Michael Bahar, Sarah Paul, Mary Jane Wilson-Bilik and Ali Jessani
While legislation to enhance data privacy rights and obligations continue to make headlines, regulators and legislators are also stepping up their cybersecurity expectations. In the first half of 2019, a number of states have updated their existing data breach notification laws and passed new cybersecurity requirements.
Bring Your Own Device is one of the biggest compliance-related issues companies face today, and when it comes to security risks, law firms are prime targets. Considering law firms are built on their reputation, firms must make every assurance that the technology they use will protect their data.
F. Paul Greene
Defines Data Breach and Requires Data Security Controls
New York has brought itself into line with a number of states concerning how they define a data breach, and, where applicable, what substantive security controls they require.
Websites with embedded Facebook “like” buttons must inform users their data will be collected and processed by the social media giant, the Court of Justice of the European Union has ruled.
For businesses that own such a device, or for individual employees who might have a personally owned one on their office desk, the question of who owns any recorded data remains murky.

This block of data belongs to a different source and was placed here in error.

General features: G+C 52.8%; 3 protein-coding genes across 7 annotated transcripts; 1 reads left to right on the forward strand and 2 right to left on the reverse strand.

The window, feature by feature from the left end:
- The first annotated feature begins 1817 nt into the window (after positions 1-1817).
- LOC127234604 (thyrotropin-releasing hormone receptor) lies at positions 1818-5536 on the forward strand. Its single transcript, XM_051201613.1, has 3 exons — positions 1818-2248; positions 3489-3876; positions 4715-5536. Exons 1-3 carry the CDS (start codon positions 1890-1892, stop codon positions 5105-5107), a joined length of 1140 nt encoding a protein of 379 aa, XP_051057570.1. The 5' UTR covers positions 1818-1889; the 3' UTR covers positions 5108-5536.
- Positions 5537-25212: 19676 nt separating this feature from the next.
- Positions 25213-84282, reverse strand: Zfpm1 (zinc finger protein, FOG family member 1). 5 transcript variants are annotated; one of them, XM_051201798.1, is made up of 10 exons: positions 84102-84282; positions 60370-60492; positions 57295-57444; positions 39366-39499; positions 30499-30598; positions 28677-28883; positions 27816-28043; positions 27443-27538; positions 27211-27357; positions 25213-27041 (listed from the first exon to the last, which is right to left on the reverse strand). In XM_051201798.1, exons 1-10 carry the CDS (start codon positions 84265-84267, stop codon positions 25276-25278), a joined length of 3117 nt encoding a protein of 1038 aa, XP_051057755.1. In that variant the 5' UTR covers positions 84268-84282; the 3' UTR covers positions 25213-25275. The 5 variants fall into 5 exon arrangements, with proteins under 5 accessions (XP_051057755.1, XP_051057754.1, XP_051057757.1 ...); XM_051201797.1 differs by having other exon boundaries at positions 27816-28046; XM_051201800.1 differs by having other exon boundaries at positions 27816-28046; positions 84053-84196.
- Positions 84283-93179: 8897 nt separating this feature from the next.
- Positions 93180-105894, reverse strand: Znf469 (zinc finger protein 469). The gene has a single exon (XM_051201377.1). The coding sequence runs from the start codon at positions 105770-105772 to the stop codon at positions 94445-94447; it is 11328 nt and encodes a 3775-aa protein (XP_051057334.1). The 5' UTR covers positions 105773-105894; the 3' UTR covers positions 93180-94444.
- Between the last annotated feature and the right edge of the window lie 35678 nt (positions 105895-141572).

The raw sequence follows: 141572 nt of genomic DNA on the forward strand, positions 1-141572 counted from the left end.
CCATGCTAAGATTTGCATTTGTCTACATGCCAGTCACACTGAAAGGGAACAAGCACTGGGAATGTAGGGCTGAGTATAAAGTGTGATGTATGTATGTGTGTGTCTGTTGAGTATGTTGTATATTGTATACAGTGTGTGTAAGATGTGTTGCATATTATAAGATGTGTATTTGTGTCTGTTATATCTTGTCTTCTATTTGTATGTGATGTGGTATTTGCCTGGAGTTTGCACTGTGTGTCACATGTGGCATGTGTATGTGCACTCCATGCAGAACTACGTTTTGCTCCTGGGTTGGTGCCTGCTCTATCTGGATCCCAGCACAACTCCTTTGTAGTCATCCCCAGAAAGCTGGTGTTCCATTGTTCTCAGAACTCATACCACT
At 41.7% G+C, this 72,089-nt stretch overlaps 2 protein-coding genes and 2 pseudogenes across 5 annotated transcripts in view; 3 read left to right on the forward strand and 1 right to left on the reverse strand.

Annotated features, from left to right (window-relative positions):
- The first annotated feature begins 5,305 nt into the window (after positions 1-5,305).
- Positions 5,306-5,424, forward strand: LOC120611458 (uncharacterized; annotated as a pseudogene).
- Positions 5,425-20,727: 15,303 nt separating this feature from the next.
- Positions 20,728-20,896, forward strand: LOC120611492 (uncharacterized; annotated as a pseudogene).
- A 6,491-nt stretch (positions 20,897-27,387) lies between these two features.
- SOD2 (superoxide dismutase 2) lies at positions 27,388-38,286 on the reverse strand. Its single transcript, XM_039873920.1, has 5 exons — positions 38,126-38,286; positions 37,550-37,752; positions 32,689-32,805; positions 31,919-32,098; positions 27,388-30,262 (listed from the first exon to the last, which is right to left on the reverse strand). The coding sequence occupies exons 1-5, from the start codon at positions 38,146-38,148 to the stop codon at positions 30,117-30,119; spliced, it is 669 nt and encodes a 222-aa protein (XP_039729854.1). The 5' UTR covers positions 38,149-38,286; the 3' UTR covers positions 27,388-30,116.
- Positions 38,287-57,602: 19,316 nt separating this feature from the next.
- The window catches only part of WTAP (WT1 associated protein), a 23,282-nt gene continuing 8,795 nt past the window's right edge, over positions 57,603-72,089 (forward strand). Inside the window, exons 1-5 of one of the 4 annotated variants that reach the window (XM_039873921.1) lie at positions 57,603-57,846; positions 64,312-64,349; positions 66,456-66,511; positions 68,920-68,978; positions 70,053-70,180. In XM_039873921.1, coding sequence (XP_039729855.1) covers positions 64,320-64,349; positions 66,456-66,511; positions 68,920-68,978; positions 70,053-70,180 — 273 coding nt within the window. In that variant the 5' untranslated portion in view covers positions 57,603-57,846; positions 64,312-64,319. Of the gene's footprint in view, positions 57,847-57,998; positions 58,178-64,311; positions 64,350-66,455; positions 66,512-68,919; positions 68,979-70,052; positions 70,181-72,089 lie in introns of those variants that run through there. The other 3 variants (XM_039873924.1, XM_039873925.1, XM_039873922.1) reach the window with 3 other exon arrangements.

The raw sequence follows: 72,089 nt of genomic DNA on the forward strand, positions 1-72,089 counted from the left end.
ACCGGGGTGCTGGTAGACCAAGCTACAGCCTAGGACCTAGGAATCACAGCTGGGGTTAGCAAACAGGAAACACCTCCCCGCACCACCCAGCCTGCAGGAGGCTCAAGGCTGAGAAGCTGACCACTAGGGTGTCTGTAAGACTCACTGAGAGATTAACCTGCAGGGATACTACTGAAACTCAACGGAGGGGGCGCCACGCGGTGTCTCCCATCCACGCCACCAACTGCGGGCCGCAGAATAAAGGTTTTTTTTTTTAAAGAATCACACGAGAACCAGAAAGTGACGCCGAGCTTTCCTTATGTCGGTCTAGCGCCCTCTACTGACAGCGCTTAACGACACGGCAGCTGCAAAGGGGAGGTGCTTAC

Approximately 30 states have enacted anti-SLAPP statutes, which are intended to deter lawsuits that impede the right to free speech and other related activities. New statutory language in Texas's anti-SLAPP statute specifically protects those in the entertainment and media industries, and such explicit reference should prove comfort to content creators and publishers.
Robert J. Anello and Richard F. Albert
Although increased reliance on technology such as emails and texts has provided greater opportunity to gather evidence of criminal activity, law enforcement agencies around the world complain that encryption technologies make it difficult to catch criminals and terrorists and therefore should be restricted.
A new report from the law firm of Pinsent Masons shows that there has been a high level of GDPR "over-reporting" at the U.K.'s Information Commissioner's Office, but organizations who may think they are playing it safe may actually be opening themselves up to further regulatory scrutiny.
To comply with the data side of the Outside Counsel Guidelines, firms must have a clear information governance strategy for which the firm’s use of technology systems is foundational.
The European Union has put forth an ambitious proposal for how countries can eliminate barriers to e-commerce and protect businesses and consumers engaged in online transactions. But parts of the proposal, published as part of a World Trade Organization initiative that includes the U.S. and China, are likely to face opposition.